Little Music Manchild: The Malik Kofi Story – Malena Cunningham Anderson
Wunderkind Malik Kofi is a world class-cellist. The catch? He’s only eleven years old. Little Music Manchild explores how important it is to cultivate potential once it is identified at an early age. It shows the sacrifices Malik’s family goes through because they believe in so strongly in the dream he wants to achieve. You will undoubtedly leave this film impressed by the young man Malik Kofi.
Wrestle – Suzannah Herbert, Lauren Belfer
Not to play favorites but Wrestle was one of my favorite films of the weekend. Although it’s a documentary, it’s framed in a way that builds a great narrative. It’s a story of tragedy and triumph. At J.O. Johnson High School, which serves one of the poorest zones of Huntsville, four students fight their way into the state tournament. What makes this such a gripping story is the adversity they face outside the ring. I found myself rooting for these kids and begging for a happy ending. Herbert and Belfer are clearly talented and this documentary should be high on your list of films to watch for 2018.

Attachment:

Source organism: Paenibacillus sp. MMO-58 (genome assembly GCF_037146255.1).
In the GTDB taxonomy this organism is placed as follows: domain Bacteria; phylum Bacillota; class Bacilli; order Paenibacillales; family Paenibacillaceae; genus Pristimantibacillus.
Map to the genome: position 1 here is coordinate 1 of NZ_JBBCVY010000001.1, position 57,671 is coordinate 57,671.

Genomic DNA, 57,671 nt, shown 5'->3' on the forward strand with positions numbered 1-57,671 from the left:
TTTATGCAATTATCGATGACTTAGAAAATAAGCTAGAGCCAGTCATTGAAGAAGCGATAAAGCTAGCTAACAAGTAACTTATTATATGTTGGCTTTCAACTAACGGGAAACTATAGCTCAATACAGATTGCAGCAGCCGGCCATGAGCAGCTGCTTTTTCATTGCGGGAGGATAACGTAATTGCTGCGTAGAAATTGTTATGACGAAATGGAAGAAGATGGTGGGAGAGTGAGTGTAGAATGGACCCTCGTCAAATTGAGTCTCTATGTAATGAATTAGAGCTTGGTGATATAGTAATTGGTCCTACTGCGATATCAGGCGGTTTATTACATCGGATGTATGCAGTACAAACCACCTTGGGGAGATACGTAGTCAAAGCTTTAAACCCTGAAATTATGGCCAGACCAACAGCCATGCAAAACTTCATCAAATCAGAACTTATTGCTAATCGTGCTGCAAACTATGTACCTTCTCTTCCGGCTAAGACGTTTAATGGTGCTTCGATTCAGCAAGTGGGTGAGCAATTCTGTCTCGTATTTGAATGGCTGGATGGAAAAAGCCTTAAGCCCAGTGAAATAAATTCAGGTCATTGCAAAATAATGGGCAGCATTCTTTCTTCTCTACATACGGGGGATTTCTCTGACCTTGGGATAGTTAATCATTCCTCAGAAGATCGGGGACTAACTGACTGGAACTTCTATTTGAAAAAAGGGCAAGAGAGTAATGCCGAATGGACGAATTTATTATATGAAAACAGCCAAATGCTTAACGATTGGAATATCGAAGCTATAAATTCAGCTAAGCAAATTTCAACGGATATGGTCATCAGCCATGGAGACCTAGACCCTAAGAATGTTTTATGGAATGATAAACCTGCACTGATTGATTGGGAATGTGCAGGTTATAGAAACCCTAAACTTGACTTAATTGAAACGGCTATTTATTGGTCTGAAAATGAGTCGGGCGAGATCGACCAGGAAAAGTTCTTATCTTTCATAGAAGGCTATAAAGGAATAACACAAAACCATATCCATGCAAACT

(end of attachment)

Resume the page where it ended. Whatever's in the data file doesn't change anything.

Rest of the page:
Hale County This Morning, This Evening – RaMell Ross
Quick story: Although I’m originally from Demopolis, I spent the majority of my early life in a small Hale County community named Gallion. I’m glad this movie exists due to having to always explain: “It’s right outside of Greensboro, not like Forest Gump’s Greenbow”. Hale County This Morning, This Evening is quite poetic. It’s a project that grew from a collection of still photos into a living, moving collection of images of rural life. Hale County This Morning, This Evening tells you nothing. Instead, it lets the story tell itself. It follows two men around for the duration of the movie but the real character here is Hale County and its beauty. Moss’ camera feels alive and captures the smallest aspects of life in a rural area. I highly recommend this film once it goes into distribution.
I saw one more film but I am saving it for a review. I’ve never had a stronger reaction to a movie, negative or positive, so a quick blurb won’t suffice. You’re going to want to check back later this week because you’re going to hear a lot about this movie throughout the remainder of 2018.
In conclusion, I really enjoyed the Sidewalk Film Festival. It was my first but hopefully not my last. Although I missed a few I really wanted to see, I still left with a great slate of movies.